Beijing – Tibet would reopen to foreign tourists in the “near future”, an official said today over a month after the Himalayan region was sealed to quell the most violent anti-China protests in two decades.
The first domestic group had arrived on Thursday in the Tibetan capital of Lhasa, where monks-led protests took a bloody turn on March 14, leaving 19 people dead, and leading to a security clampdown.
“We are going to receive overseas tourist groups in the very near future,” Deputy Director of the Tibet Autonomous Regional Tourism Bureau, Zhanour was quoted as saying in Lhasa by state-run Xinhua news agency.
Tourists need not worry about their safety in Tibet, he said, adding, “Tibet will keep its image as a safe, healthy and civilised tourist destination”.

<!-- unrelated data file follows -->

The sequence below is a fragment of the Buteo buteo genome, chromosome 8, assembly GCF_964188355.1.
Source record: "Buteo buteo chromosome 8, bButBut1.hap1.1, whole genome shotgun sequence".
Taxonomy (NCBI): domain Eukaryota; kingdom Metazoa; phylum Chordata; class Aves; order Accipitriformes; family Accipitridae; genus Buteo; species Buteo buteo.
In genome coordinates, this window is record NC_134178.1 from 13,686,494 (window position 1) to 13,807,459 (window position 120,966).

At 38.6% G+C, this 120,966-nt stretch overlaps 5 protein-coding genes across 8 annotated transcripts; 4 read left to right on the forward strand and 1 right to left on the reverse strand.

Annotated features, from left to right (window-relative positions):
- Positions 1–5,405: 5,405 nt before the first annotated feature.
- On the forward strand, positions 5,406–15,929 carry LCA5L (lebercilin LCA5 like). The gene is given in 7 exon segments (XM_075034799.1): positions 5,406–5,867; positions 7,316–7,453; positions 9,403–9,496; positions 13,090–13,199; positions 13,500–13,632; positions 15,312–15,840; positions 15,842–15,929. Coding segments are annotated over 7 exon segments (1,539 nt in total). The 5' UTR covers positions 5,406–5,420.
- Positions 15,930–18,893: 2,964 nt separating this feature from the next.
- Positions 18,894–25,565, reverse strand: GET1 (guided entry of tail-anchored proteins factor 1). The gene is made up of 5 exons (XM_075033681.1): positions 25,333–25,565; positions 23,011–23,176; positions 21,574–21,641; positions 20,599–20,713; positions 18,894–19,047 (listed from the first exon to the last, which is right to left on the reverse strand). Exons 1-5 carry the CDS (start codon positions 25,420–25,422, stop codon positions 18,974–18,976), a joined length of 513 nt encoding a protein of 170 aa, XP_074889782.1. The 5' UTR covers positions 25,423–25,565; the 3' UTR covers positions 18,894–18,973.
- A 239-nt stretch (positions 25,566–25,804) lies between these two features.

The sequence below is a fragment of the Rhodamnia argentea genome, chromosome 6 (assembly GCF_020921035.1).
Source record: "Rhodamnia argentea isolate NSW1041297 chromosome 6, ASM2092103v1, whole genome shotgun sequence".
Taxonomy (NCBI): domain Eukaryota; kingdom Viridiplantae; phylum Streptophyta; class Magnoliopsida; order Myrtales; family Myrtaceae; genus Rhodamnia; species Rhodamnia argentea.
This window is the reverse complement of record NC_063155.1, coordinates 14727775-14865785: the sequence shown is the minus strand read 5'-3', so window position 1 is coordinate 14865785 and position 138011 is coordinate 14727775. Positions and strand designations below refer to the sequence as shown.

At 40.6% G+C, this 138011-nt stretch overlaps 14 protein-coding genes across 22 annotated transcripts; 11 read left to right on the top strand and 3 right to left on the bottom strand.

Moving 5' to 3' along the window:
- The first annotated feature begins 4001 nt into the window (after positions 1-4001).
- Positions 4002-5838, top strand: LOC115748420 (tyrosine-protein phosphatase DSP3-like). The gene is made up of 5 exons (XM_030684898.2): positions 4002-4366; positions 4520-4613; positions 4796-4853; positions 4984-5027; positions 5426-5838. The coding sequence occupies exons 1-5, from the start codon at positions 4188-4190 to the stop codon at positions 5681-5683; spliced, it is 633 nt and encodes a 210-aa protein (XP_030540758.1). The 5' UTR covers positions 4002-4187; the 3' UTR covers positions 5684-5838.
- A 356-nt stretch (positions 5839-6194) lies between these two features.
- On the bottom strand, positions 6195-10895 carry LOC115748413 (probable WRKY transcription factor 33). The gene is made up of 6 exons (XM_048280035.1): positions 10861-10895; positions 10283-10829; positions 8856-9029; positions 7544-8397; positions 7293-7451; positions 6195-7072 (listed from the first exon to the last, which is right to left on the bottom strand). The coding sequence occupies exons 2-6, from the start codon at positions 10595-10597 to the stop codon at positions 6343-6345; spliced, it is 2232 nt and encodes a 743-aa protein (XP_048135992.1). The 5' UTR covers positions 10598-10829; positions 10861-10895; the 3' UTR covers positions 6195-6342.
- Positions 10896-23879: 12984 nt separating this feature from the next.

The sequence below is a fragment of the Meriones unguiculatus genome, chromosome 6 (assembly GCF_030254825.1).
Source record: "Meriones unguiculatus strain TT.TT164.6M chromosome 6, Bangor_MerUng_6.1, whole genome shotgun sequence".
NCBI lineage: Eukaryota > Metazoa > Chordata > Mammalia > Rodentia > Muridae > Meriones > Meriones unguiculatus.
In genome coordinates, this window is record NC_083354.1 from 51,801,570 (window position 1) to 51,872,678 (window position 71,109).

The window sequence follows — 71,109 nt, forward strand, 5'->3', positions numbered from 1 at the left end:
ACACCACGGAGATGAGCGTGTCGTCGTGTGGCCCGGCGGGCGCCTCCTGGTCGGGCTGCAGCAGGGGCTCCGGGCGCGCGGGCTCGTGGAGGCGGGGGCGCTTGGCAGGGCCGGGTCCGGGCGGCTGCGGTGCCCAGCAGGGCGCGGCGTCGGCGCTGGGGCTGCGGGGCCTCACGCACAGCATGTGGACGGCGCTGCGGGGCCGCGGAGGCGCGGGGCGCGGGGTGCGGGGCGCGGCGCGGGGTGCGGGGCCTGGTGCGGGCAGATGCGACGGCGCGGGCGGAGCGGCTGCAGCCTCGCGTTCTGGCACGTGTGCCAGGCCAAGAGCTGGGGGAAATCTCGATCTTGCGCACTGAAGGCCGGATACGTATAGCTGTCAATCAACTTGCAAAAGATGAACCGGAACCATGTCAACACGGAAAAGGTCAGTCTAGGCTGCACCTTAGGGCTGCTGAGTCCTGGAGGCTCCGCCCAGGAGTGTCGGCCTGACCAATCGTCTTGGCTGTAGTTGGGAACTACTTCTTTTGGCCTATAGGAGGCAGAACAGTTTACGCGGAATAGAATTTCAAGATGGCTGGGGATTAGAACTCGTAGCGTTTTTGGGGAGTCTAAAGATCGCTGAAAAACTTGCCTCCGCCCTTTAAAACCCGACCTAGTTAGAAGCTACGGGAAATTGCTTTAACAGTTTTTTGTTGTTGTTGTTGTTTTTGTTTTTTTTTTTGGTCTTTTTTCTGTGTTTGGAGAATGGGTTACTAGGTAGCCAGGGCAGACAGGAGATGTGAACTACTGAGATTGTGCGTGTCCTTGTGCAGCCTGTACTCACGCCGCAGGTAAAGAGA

The regional government had stopped issuing tourist permits to foreigners and tourist authorities had advised travel agencies to defer organizing tour groups, citing safety concerns and reconstruction of tourist facilities damaged in the riots.
Tourism, a main source of revenue for Tibet, had taken a beating following the riots but the region still received 130,000 tourists in the first quarter, including 124,200 domestic tourists and 5,900 foreigners, a rise of 9.9 per cent and 59.8 per cent over the previous year respectively.
The world famous Potala Palace was reopened to tourists on March 26.
Religious activities had returned to normal in monastries in Lhasa, Tubdain Cewang, Vice-Chairman of the Standing Committee of the Tibet Autonomous Regional People’s Congress, claimed last week.